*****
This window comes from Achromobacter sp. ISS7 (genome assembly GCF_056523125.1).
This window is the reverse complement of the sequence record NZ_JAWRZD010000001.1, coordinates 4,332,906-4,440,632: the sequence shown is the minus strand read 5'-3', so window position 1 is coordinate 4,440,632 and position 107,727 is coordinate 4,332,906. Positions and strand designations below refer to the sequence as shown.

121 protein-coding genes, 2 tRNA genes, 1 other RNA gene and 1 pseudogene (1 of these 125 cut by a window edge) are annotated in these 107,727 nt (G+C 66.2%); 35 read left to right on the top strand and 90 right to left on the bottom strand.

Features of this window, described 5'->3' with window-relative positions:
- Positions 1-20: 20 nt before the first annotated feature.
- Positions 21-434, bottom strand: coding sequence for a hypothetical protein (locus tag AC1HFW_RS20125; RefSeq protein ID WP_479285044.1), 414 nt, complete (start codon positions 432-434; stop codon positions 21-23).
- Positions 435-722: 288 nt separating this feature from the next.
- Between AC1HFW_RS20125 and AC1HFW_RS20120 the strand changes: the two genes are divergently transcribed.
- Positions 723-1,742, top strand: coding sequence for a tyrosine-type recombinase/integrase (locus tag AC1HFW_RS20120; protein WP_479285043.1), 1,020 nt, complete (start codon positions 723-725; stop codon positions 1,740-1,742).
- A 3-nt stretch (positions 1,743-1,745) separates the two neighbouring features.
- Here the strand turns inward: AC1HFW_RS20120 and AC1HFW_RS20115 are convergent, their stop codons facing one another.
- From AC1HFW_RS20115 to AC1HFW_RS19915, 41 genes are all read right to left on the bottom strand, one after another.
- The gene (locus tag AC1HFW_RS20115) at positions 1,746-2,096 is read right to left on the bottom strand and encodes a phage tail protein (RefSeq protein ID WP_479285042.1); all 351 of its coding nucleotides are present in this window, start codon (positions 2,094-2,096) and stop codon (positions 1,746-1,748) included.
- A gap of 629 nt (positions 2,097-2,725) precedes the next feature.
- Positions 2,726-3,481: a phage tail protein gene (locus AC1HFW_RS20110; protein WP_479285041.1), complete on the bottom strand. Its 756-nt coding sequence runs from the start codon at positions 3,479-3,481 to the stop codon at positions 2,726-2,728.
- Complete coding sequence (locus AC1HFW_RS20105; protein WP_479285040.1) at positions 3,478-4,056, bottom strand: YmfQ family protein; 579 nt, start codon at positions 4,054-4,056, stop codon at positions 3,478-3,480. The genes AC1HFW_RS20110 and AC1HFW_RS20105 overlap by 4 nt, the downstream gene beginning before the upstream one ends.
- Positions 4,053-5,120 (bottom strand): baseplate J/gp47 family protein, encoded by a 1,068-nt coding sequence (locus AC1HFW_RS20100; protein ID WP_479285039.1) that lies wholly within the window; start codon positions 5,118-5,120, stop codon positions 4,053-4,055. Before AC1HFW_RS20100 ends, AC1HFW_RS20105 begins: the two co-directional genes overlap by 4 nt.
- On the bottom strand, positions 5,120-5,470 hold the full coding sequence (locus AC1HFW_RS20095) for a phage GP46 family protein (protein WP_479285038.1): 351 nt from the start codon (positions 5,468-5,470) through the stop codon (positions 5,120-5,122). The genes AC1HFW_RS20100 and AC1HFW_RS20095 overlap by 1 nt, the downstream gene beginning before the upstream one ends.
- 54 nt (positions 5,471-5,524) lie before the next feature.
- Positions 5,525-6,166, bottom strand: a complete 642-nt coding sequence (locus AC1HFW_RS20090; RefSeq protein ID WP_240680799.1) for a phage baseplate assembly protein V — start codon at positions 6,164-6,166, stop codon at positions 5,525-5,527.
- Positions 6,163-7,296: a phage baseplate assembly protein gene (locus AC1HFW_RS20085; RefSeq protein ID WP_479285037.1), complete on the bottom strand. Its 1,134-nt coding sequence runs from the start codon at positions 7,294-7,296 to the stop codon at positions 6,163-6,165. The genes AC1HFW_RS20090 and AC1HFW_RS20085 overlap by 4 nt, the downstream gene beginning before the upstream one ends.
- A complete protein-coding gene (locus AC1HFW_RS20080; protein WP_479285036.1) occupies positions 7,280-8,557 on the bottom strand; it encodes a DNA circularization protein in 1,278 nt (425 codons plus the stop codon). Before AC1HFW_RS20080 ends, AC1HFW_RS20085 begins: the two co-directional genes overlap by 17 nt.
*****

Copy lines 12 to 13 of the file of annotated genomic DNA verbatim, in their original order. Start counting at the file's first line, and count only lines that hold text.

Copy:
- From AC1HFW_RS20115 to AC1HFW_RS19915, 41 genes are all read right to left on the bottom strand, one after another.
- The gene (locus tag AC1HFW_RS20115) at positions 1,746-2,096 is read right to left on the bottom strand and encodes a phage tail protein (RefSeq protein ID WP_479285042.1); all 351 of its coding nucleotides are present in this window, start codon (positions 2,094-2,096) and stop codon (positions 1,746-1,748) included.